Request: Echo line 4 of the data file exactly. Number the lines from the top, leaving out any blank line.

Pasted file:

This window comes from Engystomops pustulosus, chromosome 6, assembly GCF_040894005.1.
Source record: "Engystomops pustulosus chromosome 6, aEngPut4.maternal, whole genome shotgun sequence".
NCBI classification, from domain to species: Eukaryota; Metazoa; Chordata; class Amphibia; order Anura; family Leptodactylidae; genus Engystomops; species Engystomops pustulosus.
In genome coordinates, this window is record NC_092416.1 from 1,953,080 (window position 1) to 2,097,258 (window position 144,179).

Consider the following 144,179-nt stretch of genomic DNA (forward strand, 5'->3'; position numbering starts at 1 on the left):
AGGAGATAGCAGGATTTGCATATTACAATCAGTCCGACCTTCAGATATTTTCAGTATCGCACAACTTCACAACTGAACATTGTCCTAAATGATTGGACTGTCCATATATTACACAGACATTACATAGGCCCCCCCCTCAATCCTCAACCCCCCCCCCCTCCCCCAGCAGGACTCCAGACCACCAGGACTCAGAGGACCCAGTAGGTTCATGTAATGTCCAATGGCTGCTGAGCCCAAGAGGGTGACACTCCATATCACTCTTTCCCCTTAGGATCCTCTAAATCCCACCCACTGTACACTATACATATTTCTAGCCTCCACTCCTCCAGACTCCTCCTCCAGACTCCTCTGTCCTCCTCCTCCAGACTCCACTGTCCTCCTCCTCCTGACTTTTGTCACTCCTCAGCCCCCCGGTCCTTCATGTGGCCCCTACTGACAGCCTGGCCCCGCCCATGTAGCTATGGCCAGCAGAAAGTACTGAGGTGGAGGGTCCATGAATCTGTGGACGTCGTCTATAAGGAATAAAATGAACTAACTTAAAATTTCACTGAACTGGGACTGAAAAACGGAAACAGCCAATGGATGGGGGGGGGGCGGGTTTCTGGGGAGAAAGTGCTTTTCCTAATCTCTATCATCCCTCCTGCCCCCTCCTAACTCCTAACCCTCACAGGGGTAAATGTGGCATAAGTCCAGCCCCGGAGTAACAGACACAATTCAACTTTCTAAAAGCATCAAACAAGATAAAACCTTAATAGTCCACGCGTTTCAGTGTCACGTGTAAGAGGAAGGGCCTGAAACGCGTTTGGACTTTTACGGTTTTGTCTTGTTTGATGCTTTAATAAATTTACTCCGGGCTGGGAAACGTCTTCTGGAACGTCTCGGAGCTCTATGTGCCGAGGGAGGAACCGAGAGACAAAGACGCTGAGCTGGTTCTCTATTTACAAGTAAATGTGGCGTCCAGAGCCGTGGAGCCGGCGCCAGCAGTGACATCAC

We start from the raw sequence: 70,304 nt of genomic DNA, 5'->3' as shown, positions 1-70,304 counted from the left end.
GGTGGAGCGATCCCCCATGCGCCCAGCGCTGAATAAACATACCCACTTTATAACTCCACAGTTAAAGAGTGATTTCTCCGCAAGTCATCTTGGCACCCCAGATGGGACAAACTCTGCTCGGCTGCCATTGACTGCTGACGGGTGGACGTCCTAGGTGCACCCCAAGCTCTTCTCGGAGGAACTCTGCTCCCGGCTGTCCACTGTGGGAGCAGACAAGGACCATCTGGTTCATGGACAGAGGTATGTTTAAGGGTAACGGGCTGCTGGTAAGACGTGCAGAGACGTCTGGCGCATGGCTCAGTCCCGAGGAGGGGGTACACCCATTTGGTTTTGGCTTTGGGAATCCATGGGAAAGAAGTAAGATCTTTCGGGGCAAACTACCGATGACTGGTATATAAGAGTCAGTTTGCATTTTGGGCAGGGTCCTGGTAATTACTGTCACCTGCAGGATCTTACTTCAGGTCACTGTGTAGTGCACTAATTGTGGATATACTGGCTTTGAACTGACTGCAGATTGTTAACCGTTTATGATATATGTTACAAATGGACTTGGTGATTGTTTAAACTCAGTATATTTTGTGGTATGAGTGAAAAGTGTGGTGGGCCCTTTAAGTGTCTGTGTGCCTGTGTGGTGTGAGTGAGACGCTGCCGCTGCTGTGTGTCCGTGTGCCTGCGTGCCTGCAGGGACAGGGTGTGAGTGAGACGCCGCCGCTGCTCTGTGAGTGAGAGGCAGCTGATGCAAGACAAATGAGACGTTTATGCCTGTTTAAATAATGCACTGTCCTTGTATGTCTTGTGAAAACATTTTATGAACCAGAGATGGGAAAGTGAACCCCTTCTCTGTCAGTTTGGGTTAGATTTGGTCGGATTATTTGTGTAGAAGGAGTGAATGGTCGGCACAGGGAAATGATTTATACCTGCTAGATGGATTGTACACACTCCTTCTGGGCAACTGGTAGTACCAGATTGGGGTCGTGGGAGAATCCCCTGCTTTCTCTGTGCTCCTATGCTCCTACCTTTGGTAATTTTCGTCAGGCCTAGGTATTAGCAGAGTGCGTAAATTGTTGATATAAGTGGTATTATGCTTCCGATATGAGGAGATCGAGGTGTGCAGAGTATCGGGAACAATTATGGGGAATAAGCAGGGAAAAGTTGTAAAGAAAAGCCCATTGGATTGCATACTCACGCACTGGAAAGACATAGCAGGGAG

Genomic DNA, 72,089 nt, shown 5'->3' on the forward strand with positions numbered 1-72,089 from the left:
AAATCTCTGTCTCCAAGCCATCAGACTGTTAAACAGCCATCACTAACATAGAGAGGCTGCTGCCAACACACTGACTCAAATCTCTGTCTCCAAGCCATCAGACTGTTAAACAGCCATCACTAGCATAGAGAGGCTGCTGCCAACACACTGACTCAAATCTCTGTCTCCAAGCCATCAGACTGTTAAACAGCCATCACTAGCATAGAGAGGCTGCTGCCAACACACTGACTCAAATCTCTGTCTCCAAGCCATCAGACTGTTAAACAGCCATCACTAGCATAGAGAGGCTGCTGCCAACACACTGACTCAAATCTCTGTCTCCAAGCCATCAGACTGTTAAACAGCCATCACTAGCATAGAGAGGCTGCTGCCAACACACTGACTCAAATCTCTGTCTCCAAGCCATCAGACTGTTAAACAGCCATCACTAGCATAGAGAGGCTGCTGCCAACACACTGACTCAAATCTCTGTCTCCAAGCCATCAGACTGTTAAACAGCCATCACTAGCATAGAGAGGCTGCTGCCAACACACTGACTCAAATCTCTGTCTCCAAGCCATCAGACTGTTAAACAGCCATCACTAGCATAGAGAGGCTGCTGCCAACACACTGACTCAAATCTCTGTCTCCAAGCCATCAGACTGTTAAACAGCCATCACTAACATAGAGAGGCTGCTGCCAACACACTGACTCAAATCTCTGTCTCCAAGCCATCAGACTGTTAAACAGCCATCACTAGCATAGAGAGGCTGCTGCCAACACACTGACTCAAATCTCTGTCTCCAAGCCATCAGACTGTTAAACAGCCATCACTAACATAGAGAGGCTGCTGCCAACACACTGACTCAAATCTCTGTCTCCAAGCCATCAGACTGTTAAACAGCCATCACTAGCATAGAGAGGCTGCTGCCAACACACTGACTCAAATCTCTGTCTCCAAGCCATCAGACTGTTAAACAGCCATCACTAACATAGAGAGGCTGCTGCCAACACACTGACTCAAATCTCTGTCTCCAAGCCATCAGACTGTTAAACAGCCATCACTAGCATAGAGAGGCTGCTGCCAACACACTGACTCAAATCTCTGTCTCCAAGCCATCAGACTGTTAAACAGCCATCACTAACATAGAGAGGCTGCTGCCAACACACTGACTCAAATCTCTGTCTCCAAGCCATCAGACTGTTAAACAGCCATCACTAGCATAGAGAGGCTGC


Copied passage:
In genome coordinates, this window is record NC_092416.1 from 1,953,080 (window position 1) to 2,097,258 (window position 144,179).